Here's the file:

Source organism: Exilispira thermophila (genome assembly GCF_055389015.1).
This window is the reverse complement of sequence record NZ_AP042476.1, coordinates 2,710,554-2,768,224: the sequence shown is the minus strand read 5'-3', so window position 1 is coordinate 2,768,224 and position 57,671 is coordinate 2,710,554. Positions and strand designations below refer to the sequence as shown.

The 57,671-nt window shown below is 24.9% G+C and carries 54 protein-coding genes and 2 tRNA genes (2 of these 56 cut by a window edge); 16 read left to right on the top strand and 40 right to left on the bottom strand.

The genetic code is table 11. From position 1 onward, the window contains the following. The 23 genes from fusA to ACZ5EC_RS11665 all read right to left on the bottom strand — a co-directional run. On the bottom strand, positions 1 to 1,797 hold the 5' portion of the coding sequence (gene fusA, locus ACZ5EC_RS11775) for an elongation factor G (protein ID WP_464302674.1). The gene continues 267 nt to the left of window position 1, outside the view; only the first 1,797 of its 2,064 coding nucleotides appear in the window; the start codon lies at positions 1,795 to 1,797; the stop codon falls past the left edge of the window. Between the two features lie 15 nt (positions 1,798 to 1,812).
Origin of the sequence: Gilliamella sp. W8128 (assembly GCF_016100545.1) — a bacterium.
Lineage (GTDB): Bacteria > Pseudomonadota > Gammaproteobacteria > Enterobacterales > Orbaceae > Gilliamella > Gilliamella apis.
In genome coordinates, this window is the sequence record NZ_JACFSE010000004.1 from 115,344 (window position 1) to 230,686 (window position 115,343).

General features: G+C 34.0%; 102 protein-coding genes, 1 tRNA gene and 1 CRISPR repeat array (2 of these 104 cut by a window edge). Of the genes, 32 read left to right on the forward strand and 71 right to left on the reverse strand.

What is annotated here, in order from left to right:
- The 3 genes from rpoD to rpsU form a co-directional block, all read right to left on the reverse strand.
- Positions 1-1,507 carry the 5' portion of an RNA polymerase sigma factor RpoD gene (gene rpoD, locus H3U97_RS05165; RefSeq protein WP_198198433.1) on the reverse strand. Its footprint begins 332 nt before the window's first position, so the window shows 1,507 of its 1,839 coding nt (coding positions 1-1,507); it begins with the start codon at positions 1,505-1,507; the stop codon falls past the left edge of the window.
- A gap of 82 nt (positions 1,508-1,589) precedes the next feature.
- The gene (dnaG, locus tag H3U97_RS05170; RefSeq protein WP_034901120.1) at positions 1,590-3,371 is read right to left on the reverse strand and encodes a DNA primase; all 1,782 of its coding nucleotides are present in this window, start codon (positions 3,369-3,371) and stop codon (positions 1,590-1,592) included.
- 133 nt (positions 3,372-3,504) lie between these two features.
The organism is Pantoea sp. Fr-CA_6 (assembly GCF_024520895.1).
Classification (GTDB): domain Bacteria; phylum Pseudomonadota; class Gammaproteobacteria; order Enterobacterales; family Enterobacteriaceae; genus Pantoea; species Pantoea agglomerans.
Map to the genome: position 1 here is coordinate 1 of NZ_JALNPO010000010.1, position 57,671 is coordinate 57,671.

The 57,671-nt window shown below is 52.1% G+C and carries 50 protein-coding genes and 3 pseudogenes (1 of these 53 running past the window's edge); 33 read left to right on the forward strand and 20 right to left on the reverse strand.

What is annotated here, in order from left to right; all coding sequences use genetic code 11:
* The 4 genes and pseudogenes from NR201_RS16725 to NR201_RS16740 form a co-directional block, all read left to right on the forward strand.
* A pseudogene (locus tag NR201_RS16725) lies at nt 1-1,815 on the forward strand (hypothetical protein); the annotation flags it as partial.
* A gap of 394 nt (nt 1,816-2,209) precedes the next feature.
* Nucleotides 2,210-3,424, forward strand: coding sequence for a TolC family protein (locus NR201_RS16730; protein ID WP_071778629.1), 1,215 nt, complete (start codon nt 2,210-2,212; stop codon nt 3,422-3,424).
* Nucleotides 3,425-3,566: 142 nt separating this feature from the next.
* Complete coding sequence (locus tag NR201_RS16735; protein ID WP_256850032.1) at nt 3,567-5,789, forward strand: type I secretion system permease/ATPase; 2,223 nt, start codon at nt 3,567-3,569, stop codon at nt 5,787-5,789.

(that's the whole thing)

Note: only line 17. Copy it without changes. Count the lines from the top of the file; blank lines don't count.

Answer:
Map to the genome: position 1 here is coordinate 1 of NZ_JALNPO010000010.1, position 57,671 is coordinate 57,671.